by Pam Martens and Russ Martens, Wall Street On Parade:
At the end of the first quarter of this year, Switzerland’s central bank held $119.7 billion in publicly traded stocks. The Swiss National Bank’s (SNB) web site indicates that it is now allocating 20 percent of its foreign currency reserves to stock investing. Twelve days ago, SNB made its quarterly filing with the U.S. Securities and Exchange Commission showing large positions in individual U.S. stocks.
In just five tech names, SNB held over $5.3 billion with $1.489 billion invested in Apple; $1.2 billion invested in Alphabet, parent of Google; $1 billion in Microsoft; $803 million in Amazon and $741.5 million in Facebook.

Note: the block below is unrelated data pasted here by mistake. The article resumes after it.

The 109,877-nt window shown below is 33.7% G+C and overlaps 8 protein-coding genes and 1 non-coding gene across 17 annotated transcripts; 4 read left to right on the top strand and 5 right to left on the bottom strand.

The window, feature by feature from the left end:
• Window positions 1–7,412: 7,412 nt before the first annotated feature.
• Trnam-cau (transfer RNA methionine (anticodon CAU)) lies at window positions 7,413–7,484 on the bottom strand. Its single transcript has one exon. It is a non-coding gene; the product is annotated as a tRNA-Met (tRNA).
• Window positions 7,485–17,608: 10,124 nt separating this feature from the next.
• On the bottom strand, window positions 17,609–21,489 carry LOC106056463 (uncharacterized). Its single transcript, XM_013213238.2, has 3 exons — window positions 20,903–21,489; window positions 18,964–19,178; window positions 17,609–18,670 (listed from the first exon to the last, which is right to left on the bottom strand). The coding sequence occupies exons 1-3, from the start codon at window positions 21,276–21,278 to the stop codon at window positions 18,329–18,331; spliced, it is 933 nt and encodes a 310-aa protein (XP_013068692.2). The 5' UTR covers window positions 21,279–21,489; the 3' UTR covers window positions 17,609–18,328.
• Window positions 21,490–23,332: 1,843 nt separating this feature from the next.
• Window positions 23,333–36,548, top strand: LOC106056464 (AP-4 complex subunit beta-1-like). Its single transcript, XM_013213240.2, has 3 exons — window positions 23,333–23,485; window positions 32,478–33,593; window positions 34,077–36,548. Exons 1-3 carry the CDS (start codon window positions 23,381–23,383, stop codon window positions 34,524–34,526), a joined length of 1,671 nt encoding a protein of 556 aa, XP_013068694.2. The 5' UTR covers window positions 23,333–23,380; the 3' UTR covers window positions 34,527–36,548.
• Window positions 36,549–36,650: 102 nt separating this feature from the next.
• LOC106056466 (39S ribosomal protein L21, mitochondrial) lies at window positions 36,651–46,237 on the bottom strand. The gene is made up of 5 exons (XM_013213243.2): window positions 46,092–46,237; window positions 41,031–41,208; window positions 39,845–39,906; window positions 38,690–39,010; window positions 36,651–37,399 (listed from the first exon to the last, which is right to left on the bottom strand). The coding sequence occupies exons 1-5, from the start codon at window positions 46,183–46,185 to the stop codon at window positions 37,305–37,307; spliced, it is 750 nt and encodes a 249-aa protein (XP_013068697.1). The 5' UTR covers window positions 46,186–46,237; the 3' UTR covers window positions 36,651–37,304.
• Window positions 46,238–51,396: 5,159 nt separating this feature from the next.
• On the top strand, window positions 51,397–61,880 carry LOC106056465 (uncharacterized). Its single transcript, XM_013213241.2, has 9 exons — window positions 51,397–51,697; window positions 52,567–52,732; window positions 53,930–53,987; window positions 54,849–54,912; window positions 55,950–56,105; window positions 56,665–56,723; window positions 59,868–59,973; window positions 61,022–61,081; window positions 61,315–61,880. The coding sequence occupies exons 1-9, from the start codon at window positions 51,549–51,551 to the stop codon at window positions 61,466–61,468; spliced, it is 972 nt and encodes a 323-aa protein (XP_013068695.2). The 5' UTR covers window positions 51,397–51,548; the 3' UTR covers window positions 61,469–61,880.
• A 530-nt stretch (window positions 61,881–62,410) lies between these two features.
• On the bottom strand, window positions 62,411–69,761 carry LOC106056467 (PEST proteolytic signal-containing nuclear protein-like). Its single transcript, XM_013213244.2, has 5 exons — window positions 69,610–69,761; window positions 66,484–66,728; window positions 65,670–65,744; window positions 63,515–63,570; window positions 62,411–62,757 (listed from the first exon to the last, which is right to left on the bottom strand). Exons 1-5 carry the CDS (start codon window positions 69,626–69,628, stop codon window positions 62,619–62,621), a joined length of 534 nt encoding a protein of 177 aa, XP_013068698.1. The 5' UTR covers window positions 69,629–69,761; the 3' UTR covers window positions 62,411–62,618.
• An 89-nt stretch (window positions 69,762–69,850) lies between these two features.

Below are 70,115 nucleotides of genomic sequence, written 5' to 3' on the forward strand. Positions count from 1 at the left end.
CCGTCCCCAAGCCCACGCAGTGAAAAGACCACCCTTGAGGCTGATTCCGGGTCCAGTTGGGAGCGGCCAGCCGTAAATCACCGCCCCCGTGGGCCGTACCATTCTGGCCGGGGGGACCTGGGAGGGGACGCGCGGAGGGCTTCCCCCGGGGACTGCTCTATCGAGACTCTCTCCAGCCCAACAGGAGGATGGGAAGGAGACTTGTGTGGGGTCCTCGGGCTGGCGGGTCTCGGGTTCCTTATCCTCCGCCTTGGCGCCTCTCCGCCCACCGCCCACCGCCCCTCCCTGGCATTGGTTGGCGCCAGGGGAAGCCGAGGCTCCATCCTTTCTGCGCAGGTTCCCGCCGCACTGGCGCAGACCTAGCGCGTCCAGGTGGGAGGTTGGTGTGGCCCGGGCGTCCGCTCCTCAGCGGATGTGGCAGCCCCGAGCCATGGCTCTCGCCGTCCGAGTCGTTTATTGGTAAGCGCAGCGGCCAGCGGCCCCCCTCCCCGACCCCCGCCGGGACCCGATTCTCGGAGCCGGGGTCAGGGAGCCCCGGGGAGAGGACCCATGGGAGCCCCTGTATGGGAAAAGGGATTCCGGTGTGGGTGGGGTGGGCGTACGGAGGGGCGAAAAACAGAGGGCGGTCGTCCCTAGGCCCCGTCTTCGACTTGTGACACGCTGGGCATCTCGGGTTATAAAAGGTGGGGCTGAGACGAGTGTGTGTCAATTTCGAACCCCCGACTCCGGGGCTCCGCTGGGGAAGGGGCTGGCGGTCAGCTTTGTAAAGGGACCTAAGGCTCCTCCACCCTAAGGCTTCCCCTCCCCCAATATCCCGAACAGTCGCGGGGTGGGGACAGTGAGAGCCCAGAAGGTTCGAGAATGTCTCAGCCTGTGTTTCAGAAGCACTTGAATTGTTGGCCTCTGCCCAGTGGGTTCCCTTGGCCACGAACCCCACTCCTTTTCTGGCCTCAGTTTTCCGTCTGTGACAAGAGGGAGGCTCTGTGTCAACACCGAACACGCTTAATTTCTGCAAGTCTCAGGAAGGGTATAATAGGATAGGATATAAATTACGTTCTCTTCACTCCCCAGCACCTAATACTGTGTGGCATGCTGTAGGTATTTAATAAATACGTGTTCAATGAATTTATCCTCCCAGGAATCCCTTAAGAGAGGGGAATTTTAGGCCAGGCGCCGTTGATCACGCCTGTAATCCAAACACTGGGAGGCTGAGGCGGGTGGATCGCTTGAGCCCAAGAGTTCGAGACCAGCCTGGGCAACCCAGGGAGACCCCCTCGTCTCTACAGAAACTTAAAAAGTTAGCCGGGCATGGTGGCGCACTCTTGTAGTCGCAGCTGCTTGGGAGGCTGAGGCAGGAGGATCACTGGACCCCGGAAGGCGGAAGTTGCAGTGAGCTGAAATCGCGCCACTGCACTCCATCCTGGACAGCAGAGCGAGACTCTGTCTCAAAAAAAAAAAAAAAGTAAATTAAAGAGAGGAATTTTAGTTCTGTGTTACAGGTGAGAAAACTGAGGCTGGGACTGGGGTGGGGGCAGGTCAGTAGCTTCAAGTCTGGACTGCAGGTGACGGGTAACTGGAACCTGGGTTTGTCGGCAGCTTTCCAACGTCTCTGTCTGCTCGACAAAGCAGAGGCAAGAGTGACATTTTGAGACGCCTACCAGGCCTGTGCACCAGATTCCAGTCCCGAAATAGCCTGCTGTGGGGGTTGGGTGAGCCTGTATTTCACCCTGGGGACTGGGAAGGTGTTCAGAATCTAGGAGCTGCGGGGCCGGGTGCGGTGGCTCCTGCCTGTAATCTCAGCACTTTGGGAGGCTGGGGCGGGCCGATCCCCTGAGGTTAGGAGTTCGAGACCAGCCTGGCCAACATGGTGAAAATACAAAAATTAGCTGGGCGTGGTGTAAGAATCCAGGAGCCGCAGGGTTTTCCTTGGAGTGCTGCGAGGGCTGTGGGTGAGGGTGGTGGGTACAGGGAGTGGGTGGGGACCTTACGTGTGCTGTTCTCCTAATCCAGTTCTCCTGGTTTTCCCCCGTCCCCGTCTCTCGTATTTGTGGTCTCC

Both Apple and Microsoft are among the 30 stocks that make up the Dow Jones Industrial Average (DJIA), a heavily watched gauge of the U.S. economy’s health. The Swiss National Bank owns over $1 billion in two other names in the DJIA: $1.17 billion in Exxon Mobil and $1.032 billion in Johnson & Johnson.
Swiss National Bank positions of $500 million or more that are components of the DJIA include: AT&T ($862 million); General Electric ($823 million); Verizon ($739.6 million); Procter & Gamble ($718 million); Pfizer ($644 million); Coca Cola ($582 million); and Chevron ($557 million).
Switzerland’s central bank has invested zero dollars in two DJIA components — the two big Wall Street banks, Goldman Sachs and JPMorgan Chase.
The Swiss National Bank is just one of more than a dozen central banks that are now investing in publicly traded stocks – a policy that looks like a train wreck in motion to quite a number of Wall Street veterans.
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